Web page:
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Conference Abstracts

Better glucose regulation through enabling group-based motivational mechanisms in cloud-based solutions like Nightscout

Authors:

Dani Beckman ,

Christian Marstrander Reehorst,

Andre Henriksen,

Miroslav Muzny,

Eirik Årsand,

Gunnar Hartvigsen

Abstract

Introduction: The Nightscout project (represented under the name “CGM in the Cloud” at Facebook and other sources) [1] is an open source, DIY (Do It Yourself) initiative that permits real time access to CGM (Continuous Glucose Monitor) data through personal website and smartwatch and smartphones apps. Nightscout was started by parents of children with Type 1 Diabetes and has continued to be developed, maintained, and supported by volunteers. The goal of the Nightscout project is to allow flexible, remote monitoring of a person with type 1 Diabetes’ glucose level using existing monitoring devices. Few solutions offer multi-user functionality to share blood glucose (BG) data and work together to achieve healthy glucose control. The typical user interfaces present the current BG value and the historical development of the user’s BG values for one single user only.

It is a general problem that patients with chronic diseases tend to loose motivation to manage it properly over time. One approach to meet this challenge is to establish a small user group where the members monitor and encourage each other, to optimize glucose control, and where reward mechanisms are used to enforce motivation and competitions.

 

Methods: In this student project, we have studied motivational mechanisms that can inspire small group of people with diabetes to better manage their disease, and specifically their glucose control through getting access to each other’s data. We propose how to extend the Nightscout application with motivational mechanisms and social media functionality for small user groups.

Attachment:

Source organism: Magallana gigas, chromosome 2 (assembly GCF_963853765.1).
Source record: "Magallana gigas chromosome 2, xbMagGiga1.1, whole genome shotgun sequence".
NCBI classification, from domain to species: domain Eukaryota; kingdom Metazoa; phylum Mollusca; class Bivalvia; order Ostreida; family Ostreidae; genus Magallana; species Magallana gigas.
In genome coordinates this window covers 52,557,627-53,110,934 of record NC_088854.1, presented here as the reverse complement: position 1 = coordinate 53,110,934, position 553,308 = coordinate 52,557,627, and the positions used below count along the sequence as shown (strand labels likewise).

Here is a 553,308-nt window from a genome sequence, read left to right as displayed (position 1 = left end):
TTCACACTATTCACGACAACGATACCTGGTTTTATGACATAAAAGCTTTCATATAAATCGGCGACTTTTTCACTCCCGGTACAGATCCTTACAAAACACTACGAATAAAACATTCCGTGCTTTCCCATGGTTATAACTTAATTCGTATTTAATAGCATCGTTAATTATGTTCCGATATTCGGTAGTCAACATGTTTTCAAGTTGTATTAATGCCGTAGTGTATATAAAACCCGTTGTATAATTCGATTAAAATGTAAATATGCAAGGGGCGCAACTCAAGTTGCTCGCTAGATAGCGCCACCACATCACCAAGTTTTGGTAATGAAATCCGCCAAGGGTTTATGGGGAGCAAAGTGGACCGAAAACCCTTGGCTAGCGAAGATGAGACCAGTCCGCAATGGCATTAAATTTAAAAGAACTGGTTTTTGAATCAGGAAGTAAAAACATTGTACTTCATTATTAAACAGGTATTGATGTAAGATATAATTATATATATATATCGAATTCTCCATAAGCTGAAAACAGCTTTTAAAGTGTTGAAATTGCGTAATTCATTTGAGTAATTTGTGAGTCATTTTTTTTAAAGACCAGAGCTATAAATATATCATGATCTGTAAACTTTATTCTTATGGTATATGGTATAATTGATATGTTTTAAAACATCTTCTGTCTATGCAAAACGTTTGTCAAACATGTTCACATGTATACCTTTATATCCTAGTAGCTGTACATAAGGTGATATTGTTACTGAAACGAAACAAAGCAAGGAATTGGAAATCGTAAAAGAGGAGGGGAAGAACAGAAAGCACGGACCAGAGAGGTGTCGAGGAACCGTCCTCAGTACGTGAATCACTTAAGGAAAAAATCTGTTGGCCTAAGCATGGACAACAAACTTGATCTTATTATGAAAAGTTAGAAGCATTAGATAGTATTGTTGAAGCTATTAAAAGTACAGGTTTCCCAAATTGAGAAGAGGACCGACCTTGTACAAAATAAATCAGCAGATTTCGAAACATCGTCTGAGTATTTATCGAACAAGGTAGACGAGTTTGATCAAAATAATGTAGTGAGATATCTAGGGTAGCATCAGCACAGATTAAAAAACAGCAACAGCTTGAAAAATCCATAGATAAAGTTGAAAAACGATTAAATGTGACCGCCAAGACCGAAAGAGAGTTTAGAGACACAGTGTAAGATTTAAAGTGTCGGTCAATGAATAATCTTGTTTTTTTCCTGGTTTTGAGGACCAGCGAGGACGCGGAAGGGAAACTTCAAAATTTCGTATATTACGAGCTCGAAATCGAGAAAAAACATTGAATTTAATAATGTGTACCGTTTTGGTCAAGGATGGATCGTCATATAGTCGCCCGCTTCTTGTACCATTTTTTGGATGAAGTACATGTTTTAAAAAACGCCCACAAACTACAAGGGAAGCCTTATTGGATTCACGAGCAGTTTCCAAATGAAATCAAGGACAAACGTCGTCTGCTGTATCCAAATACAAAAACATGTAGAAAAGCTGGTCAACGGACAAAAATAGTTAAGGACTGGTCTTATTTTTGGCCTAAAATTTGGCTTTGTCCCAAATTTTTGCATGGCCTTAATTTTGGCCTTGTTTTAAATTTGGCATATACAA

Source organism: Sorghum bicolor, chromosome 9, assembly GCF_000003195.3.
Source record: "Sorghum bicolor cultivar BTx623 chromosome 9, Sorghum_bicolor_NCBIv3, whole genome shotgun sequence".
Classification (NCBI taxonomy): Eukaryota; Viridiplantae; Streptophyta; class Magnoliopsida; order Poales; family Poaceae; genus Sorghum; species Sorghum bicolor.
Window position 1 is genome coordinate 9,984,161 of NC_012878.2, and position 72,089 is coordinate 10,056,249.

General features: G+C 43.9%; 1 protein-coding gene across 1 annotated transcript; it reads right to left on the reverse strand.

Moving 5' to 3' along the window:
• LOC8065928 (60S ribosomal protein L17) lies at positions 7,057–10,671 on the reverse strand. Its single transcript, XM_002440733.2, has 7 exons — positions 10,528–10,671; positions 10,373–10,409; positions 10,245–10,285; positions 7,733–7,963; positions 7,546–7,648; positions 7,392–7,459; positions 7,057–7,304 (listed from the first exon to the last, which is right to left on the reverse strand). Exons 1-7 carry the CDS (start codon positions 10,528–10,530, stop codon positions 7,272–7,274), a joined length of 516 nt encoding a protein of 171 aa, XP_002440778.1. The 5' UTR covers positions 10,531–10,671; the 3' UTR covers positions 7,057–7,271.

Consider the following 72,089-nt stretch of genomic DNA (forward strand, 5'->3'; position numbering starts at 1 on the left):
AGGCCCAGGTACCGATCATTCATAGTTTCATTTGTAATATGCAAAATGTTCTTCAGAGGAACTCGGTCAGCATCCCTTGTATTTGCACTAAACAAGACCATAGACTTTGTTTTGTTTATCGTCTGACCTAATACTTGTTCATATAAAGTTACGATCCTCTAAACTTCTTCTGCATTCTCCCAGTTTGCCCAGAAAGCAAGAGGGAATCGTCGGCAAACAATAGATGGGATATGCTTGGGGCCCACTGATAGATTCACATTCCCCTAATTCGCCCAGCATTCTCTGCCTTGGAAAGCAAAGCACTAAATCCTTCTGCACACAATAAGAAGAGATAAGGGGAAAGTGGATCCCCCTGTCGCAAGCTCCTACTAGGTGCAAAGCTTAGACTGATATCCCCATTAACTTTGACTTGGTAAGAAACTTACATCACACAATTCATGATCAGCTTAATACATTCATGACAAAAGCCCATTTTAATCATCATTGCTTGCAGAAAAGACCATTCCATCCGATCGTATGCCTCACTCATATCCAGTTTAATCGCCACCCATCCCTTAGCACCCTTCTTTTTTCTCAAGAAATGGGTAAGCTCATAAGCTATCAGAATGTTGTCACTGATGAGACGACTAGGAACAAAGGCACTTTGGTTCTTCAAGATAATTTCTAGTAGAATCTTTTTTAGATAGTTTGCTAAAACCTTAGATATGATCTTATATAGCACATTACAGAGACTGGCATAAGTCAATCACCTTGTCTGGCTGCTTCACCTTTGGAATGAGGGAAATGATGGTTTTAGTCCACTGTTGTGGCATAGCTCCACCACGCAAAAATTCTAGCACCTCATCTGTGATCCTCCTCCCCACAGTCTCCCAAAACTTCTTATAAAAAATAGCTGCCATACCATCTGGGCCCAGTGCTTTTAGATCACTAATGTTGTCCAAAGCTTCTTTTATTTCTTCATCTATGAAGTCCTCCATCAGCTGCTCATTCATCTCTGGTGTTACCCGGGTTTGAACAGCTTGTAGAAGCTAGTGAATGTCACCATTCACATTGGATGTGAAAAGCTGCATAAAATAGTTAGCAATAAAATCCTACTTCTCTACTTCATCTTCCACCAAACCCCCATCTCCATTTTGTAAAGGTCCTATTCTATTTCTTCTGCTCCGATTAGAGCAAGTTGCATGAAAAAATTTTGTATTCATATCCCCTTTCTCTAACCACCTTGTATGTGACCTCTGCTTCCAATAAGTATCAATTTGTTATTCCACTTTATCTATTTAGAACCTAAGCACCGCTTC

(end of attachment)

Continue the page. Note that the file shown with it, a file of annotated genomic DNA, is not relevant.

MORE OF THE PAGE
Results: The following motivational mechanisms have been proposed:

Group motivation:  Through constantly being compared with the other group members’ blood glucose level in multiple graphs, status icons, arrows indication range and development, etc., we will create a community feeling and responsibility for the group. Instead of competing internally in the group, the group can act as whole and compete with other groups about being the best regulated group.

High score lists: Through including scores for good regulated patients who may challenge each other.

In addition, we consider to use:

Avatars: A funny avatar may be both attractive and supportive for younger users. The avatar might also be used to “poke” friends who need motivation with their regulation.

Gamification: Using elements from computer games may increase motivation and use.

Alarm system: Alarms may be issued in many different forms, including avatars (monsters, smileys, etc.). Alarms in the form of e.g. monsters might be send between group members when they are not doing well.

 

Discussion: Nightscout is a project initiated and performed by computer-skilled parents with children with type 1 diabetes, parents who are not willing to wait to get access to technologies that can enhance their children’s health. The software has been developed by several people with the same goal – get better solutions, and get them fast. As a consequence, the source code repository and code quality does not have industrial qualities. Therefore, even though the code is freely accessible, it is challenging for programmers outside the core development team to extend this kind of source code.

How to Cite: Beckman D, Reehorst CM, Henriksen A, Muzny M, Årsand E, Hartvigsen G. Better glucose regulation through enabling group-based motivational mechanisms in cloud-based solutions like Nightscout. International Journal of Integrated Care. 2016;16(5):S4. DOI: http://doi.org/10.5334/ijic.2548
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Published on 09 Nov 2016.

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